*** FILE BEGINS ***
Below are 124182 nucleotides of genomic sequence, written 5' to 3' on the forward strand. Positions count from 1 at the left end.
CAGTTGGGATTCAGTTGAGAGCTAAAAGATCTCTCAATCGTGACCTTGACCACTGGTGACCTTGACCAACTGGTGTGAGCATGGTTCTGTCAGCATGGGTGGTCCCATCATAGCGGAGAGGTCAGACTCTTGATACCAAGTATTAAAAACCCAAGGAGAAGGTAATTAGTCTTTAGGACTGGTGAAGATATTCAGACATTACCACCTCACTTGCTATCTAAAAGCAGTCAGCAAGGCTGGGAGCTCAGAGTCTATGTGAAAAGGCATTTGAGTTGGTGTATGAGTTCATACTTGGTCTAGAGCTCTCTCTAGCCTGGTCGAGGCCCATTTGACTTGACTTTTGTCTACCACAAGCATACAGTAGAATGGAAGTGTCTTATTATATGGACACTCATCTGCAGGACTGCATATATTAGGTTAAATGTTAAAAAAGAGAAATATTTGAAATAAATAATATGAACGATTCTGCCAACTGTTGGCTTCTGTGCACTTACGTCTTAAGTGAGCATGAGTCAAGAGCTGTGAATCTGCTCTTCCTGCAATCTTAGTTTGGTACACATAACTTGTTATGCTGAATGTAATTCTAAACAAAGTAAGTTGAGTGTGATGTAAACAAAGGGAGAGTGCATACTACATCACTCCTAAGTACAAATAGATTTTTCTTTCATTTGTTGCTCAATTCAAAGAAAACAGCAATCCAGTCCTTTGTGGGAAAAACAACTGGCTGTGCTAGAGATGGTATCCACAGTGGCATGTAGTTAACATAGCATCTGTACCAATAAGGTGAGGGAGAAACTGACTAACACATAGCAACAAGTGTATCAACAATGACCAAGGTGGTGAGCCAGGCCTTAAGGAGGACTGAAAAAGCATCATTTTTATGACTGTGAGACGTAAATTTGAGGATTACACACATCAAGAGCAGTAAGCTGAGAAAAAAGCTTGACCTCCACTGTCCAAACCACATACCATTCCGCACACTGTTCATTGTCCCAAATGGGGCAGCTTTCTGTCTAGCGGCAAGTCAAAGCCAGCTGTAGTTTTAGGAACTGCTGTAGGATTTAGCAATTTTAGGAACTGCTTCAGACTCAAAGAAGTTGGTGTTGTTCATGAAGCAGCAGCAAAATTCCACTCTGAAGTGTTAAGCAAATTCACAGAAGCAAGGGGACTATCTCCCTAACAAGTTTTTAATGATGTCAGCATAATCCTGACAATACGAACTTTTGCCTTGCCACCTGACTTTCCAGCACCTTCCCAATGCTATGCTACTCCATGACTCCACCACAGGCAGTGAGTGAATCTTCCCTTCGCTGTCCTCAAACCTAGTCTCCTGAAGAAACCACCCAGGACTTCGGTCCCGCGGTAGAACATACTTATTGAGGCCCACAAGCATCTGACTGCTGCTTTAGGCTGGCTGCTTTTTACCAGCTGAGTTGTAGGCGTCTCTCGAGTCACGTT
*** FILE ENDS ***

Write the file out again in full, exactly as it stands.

Below are 124182 nucleotides of genomic sequence, written 5' to 3' on the forward strand. Positions count from 1 at the left end.
CAGTTGGGATTCAGTTGAGAGCTAAAAGATCTCTCAATCGTGACCTTGACCACTGGTGACCTTGACCAACTGGTGTGAGCATGGTTCTGTCAGCATGGGTGGTCCCATCATAGCGGAGAGGTCAGACTCTTGATACCAAGTATTAAAAACCCAAGGAGAAGGTAATTAGTCTTTAGGACTGGTGAAGATATTCAGACATTACCACCTCACTTGCTATCTAAAAGCAGTCAGCAAGGCTGGGAGCTCAGAGTCTATGTGAAAAGGCATTTGAGTTGGTGTATGAGTTCATACTTGGTCTAGAGCTCTCTCTAGCCTGGTCGAGGCCCATTTGACTTGACTTTTGTCTACCACAAGCATACAGTAGAATGGAAGTGTCTTATTATATGGACACTCATCTGCAGGACTGCATATATTAGGTTAAATGTTAAAAAAGAGAAATATTTGAAATAAATAATATGAACGATTCTGCCAACTGTTGGCTTCTGTGCACTTACGTCTTAAGTGAGCATGAGTCAAGAGCTGTGAATCTGCTCTTCCTGCAATCTTAGTTTGGTACACATAACTTGTTATGCTGAATGTAATTCTAAACAAAGTAAGTTGAGTGTGATGTAAACAAAGGGAGAGTGCATACTACATCACTCCTAAGTACAAATAGATTTTTCTTTCATTTGTTGCTCAATTCAAAGAAAACAGCAATCCAGTCCTTTGTGGGAAAAACAACTGGCTGTGCTAGAGATGGTATCCACAGTGGCATGTAGTTAACATAGCATCTGTACCAATAAGGTGAGGGAGAAACTGACTAACACATAGCAACAAGTGTATCAACAATGACCAAGGTGGTGAGCCAGGCCTTAAGGAGGACTGAAAAAGCATCATTTTTATGACTGTGAGACGTAAATTTGAGGATTACACACATCAAGAGCAGTAAGCTGAGAAAAAAGCTTGACCTCCACTGTCCAAACCACATACCATTCCGCACACTGTTCATTGTCCCAAATGGGGCAGCTTTCTGTCTAGCGGCAAGTCAAAGCCAGCTGTAGTTTTAGGAACTGCTGTAGGATTTAGCAATTTTAGGAACTGCTTCAGACTCAAAGAAGTTGGTGTTGTTCATGAAGCAGCAGCAAAATTCCACTCTGAAGTGTTAAGCAAATTCACAGAAGCAAGGGGACTATCTCCCTAACAAGTTTTTAATGATGTCAGCATAATCCTGACAATACGAACTTTTGCCTTGCCACCTGACTTTCCAGCACCTTCCCAATGCTATGCTACTCCATGACTCCACCACAGGCAGTGAGTGAATCTTCCCTTCGCTGTCCTCAAACCTAGTCTCCTGAAGAAACCACCCAGGACTTCGGTCCCGCGGTAGAACATACTTATTGAGGCCCACAAGCATCTGACTGCTGCTTTAGGCTGGCTGCTTTTTACCAGCTGAGTTGTAGGCGTCTCTCGAGTCACGTT